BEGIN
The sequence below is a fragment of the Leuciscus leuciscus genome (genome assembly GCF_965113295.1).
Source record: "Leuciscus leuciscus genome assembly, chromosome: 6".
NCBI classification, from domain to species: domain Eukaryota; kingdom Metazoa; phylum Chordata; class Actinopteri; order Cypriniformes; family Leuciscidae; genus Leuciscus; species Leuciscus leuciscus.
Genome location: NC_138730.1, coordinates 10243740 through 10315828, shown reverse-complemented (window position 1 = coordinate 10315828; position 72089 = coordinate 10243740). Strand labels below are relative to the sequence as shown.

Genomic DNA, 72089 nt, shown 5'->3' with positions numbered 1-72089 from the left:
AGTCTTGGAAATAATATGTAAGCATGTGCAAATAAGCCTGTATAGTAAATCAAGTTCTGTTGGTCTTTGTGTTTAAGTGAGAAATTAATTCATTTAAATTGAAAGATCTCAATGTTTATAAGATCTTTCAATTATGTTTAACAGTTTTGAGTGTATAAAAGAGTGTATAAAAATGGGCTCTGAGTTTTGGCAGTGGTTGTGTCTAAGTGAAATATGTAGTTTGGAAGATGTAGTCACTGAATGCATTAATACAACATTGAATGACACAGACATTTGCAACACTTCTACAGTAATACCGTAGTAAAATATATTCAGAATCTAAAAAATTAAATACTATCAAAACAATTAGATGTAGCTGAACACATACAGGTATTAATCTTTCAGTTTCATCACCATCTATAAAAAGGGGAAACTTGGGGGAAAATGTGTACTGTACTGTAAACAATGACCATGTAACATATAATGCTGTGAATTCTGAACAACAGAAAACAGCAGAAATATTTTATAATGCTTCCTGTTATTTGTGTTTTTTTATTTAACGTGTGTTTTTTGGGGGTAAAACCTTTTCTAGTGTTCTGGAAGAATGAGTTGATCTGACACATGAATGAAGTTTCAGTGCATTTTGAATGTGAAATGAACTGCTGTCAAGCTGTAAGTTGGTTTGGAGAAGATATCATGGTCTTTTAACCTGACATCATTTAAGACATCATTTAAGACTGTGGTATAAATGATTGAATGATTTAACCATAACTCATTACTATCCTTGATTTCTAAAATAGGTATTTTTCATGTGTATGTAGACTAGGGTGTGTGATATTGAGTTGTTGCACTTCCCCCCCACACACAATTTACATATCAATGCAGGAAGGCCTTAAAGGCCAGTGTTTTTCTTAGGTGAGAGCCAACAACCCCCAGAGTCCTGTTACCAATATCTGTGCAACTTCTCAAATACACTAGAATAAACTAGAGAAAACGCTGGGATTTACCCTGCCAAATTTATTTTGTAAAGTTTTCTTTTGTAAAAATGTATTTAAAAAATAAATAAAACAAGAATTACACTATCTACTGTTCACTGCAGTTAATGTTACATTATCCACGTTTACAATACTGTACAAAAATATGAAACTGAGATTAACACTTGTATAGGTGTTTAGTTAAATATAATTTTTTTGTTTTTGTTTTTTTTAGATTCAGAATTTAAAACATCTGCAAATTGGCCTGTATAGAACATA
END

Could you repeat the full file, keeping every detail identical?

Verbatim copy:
The sequence below is a fragment of the Leuciscus leuciscus genome (genome assembly GCF_965113295.1).
Source record: "Leuciscus leuciscus genome assembly, chromosome: 6".
NCBI classification, from domain to species: domain Eukaryota; kingdom Metazoa; phylum Chordata; class Actinopteri; order Cypriniformes; family Leuciscidae; genus Leuciscus; species Leuciscus leuciscus.
Genome location: NC_138730.1, coordinates 10243740 through 10315828, shown reverse-complemented (window position 1 = coordinate 10315828; position 72089 = coordinate 10243740). Strand labels below are relative to the sequence as shown.

Genomic DNA, 72089 nt, shown 5'->3' with positions numbered 1-72089 from the left:
AGTCTTGGAAATAATATGTAAGCATGTGCAAATAAGCCTGTATAGTAAATCAAGTTCTGTTGGTCTTTGTGTTTAAGTGAGAAATTAATTCATTTAAATTGAAAGATCTCAATGTTTATAAGATCTTTCAATTATGTTTAACAGTTTTGAGTGTATAAAAGAGTGTATAAAAATGGGCTCTGAGTTTTGGCAGTGGTTGTGTCTAAGTGAAATATGTAGTTTGGAAGATGTAGTCACTGAATGCATTAATACAACATTGAATGACACAGACATTTGCAACACTTCTACAGTAATACCGTAGTAAAATATATTCAGAATCTAAAAAATTAAATACTATCAAAACAATTAGATGTAGCTGAACACATACAGGTATTAATCTTTCAGTTTCATCACCATCTATAAAAAGGGGAAACTTGGGGGAAAATGTGTACTGTACTGTAAACAATGACCATGTAACATATAATGCTGTGAATTCTGAACAACAGAAAACAGCAGAAATATTTTATAATGCTTCCTGTTATTTGTGTTTTTTTATTTAACGTGTGTTTTTTGGGGGTAAAACCTTTTCTAGTGTTCTGGAAGAATGAGTTGATCTGACACATGAATGAAGTTTCAGTGCATTTTGAATGTGAAATGAACTGCTGTCAAGCTGTAAGTTGGTTTGGAGAAGATATCATGGTCTTTTAACCTGACATCATTTAAGACATCATTTAAGACTGTGGTATAAATGATTGAATGATTTAACCATAACTCATTACTATCCTTGATTTCTAAAATAGGTATTTTTCATGTGTATGTAGACTAGGGTGTGTGATATTGAGTTGTTGCACTTCCCCCCCACACACAATTTACATATCAATGCAGGAAGGCCTTAAAGGCCAGTGTTTTTCTTAGGTGAGAGCCAACAACCCCCAGAGTCCTGTTACCAATATCTGTGCAACTTCTCAAATACACTAGAATAAACTAGAGAAAACGCTGGGATTTACCCTGCCAAATTTATTTTGTAAAGTTTTCTTTTGTAAAAATGTATTTAAAAAATAAATAAAACAAGAATTACACTATCTACTGTTCACTGCAGTTAATGTTACATTATCCACGTTTACAATACTGTACAAAAATATGAAACTGAGATTAACACTTGTATAGGTGTTTAGTTAAATATAATTTTTTTGTTTTTGTTTTTTTTAGATTCAGAATTTAAAACATCTGCAAATTGGCCTGTATAGAACATA